• BJ Sherriff in the UK has alternatives to white beekeeping clothes. I kind of like the Powder Blue or the Buttermilk (which looks pretty close to white). According to their website, they deliver worldwide but suggest you contact them regarding delivery charges.
  • Pierco, a beekeeping supplier, had kids’ suits in white, yellow, and camo.
Blue beekeeping jacket
Beekeeper in blue protective jacket

Will Bees Mistake Me For A Flower In A Colored Suit?

No, colors will not cause honey bees to think you’re a flower.

While color is part of what attracts bees to certain flowers, there’s a lot more to it. They can also smell the food source (nectar) and visually identify flowers.

Also, as stated in this article by National Geographic, bees “can sense the electric field that surrounds a flower.” I doubt you’re giving off these signals no matter what color you’re wearing.

And even though colors help bees identify flowers, it’s not the colors we see.

Bees Use 'The Force' to Find Flowers
Bees use electrical signals to find flowers.

How Do Bees See Colors?

Bees see colors differently than humans. As shown on the visible spectrum below, bees see light wavelengths ranging from about 300 to 650 nanometers. Humans, on the other hand, see wavelengths ranging from about 390 to 750 nanometers.

Looking at this chart, you can see how, for bees, red is the absence of light. Thus, red is black. (This must be confusing for bees at the roulette table.)

Bees see ultraviolet colors that are invisible to the human eye. Ultraviolet light from plants helps guide them to locations for nectar and pollen. Here’s a video from PBS that shows how bees see ultraviolet light from flowers:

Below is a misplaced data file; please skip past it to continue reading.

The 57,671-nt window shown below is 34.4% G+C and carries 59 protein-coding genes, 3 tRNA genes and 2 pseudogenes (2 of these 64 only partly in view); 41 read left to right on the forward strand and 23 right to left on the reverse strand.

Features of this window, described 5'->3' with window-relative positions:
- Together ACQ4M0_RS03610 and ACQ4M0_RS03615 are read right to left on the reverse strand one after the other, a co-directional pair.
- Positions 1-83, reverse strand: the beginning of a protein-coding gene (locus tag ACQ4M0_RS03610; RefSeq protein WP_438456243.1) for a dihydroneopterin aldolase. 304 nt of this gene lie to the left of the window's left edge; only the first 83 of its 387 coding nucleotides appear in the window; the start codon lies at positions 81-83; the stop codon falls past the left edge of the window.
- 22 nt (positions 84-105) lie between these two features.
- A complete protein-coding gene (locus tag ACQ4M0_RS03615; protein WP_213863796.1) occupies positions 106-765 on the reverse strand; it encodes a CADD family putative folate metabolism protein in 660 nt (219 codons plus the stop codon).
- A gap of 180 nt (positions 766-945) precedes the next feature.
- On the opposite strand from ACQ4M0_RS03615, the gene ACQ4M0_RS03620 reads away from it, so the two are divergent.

How Bees Can See the Invisible
Human colors vs Bee ultraviolet colors

Are Bees Calmer Around White Beekeeping Suits? (An Opinion)

Surf around the internet on various bee forums. I think you’ll find lots of anecdotal evidence on both sides of this question. The fact that so many beekeepers indicate that dark colors don’t play a role makes me think other factors are at play.

While bees may target darker colors when they are defensive, it seems to me that the color is simply the target and not the cause. Bees become defensive for other reasons.

We once had a particularly defensive colony. Open the cover, and within seconds a lot of them would be banging on my hood…white (okay, dirty white) suit notwithstanding.

Bees may get defensive if:

  • They are without a queen.
  • It’s during a nectar dearth when resources are scarce, and robbers come calling.
  • If varroa mites or other infestation stress the colony.
  • You inadvertently grab a bee that stings you and sends out an alarm pheromone.
  • Drop a frame full of bees by mistake.

In short, there a lot of reasons why the girls may come at you, stingers at the ready. And most of them have nothing to do with the color of your bee jacket.

See our article Do Honey Bees Sting? Yes, They Do (What You Should Know) for more information about defensive honey bee behavior and what you can do about their stings….because you WILL get stung!

If you need further evidence, look at what they did to this white face on several occasions when it was unprotected. The 2017 sting came when I lifted the outer cover to check on a feeder with no veil. The others were random events when I wasn’t even in the bee yard. I don’t think I look like like a bear…well, maybe the beard didn’t help.

Swelling after a sting above the eye
Swelling from sting below the eye
Sting below the right eye

Additional Reading

Bees and flowers communicate using electrical fields, researchers discover by University of Bristol

How Bees See And Why It Matters in Bee Culture in Bee Culture, The Magazine of American Beekeeping

What Colors Absorb More Heat at Sciencing.com